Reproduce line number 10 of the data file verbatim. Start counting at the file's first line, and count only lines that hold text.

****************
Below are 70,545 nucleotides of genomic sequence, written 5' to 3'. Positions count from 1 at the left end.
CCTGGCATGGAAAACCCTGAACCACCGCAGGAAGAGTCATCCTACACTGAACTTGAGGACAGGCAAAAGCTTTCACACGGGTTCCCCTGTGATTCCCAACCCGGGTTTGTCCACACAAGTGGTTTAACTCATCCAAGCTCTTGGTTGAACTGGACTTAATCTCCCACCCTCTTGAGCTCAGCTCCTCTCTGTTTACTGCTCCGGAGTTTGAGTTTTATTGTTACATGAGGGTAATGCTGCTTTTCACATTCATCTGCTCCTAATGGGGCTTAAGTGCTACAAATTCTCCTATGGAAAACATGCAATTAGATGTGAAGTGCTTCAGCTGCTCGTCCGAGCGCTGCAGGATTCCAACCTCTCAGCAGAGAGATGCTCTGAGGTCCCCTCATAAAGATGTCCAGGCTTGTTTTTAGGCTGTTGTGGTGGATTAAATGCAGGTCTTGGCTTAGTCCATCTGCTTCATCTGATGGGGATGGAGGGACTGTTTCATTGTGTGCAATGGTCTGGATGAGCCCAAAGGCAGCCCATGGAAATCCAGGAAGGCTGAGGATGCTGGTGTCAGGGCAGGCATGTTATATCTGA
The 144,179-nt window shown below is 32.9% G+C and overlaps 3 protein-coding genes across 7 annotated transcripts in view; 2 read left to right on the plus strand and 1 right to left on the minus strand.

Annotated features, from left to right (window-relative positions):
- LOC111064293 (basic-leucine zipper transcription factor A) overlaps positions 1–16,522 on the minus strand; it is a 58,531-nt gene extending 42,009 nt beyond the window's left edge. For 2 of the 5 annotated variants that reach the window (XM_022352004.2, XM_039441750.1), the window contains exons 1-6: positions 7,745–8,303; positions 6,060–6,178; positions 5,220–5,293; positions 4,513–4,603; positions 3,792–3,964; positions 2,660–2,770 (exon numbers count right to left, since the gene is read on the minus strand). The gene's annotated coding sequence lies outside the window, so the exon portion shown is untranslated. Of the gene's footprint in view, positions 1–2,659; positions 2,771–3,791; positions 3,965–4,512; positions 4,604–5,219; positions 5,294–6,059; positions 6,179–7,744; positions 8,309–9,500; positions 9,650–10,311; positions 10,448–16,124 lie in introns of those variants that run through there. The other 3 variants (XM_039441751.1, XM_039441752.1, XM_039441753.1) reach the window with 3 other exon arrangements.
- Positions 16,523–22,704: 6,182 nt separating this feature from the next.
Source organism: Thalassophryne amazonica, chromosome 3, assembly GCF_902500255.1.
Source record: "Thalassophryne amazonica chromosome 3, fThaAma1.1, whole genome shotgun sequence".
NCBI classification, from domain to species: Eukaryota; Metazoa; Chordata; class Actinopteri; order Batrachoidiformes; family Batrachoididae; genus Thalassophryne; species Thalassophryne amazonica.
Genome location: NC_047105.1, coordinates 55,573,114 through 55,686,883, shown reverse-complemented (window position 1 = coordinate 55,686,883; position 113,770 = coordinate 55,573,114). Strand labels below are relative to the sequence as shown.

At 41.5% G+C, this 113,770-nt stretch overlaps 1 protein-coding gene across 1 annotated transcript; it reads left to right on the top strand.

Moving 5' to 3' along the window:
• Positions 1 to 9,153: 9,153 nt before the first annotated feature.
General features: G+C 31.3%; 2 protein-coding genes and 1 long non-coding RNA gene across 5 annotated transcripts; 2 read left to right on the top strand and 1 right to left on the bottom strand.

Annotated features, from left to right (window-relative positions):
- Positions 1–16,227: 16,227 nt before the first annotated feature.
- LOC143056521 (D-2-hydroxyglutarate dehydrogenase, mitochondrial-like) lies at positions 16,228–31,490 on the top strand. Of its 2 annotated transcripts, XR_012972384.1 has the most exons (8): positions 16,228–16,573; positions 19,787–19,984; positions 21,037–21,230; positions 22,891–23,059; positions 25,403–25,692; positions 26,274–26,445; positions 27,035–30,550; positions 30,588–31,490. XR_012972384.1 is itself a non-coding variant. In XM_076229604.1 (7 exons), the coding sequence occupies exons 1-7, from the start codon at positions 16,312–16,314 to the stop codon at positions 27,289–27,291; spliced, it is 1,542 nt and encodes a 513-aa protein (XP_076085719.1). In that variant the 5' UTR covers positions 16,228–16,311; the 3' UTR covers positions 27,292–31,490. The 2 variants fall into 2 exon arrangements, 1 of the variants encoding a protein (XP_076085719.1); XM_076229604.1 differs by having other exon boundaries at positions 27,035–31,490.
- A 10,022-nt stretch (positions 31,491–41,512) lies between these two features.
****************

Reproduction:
Genome location: NC_047105.1, coordinates 55,573,114 through 55,686,883, shown reverse-complemented (window position 1 = coordinate 55,686,883; position 113,770 = coordinate 55,573,114). Strand labels below are relative to the sequence as shown.